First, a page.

Collide Magazine: “We Respectfully Disagree With John Piper …


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  1. I have theological reasons for mistrusting the use of drama in church, but those reasons don’t rest on anything near so solid of ground as another kind of reason. That is to say: while I won’t use my theological ground to create a dogma, I am perfectly happy to rely upon another form of reason.

    See, the thing is? I find the use of drama in church to be embarrassing. Excruciatingly so. I instantly feel bad for every participant. Like watching a Ben Stiller movie or having to sit through Michael Scoot interacting with the public. It’s that bad.

    See, I know they mean well and all, but the fact is: it takes a very special kind of person with very particular kinds of tolerances to take this kind of drama seriously. To the rest of us, it just comes off as cheesy. And to those particularly sensitive to people making fools of themselves without realizing it, the use of drama actively engenders psychological pain.

    When I read things like this Collide article, much more than just my critical mind rebels (though that certainly does, since the article was not particularly rigourous*). Instead, I just wonder, Why? Why would you want to do that? Why would you want to add failed drama to the drama of the word, to the drama of the Table? Why people would wish to conspire to distract me from what’s overtly worthwhile by inducing a cringe reflex is just flatly beyond me.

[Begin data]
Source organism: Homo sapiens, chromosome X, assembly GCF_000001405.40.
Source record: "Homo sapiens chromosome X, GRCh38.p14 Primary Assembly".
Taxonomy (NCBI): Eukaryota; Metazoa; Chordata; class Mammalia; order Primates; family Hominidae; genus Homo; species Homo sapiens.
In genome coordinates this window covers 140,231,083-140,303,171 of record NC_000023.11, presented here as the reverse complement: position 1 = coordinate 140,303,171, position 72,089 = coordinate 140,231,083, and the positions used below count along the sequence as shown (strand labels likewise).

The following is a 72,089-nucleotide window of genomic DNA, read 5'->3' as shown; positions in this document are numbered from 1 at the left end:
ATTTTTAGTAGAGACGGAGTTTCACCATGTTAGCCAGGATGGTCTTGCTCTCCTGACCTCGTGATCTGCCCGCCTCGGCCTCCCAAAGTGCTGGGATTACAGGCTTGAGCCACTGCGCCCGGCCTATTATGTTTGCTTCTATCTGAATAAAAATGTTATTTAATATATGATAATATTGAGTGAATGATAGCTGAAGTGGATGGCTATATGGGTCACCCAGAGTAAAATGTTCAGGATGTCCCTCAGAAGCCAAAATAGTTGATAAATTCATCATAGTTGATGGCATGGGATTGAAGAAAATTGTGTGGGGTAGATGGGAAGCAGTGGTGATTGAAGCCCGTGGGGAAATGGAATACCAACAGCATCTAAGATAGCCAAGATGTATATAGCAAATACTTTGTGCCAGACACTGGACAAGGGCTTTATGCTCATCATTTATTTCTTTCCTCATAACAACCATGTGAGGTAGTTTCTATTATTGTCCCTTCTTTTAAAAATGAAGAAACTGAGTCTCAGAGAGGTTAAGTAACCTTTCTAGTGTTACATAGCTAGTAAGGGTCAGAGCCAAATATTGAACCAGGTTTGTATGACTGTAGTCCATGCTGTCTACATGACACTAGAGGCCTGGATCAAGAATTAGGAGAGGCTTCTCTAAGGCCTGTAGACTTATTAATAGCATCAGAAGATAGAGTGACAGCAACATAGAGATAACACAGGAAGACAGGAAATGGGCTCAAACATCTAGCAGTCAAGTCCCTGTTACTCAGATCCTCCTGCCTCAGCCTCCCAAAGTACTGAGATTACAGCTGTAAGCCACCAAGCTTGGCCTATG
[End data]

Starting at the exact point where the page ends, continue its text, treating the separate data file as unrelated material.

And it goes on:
*note: an article that says things like,

    Piper doesn’t explicitly say preaching saves, but I can extrapolate from his statement that he believes it does. I’m not aware of the scriptural basis for that idea, but that doesn’t mean there isn’t one.

    proves that it shouldn’t be taken seriously on any theological level.

    The Danes last blog post..20090417.teaParty

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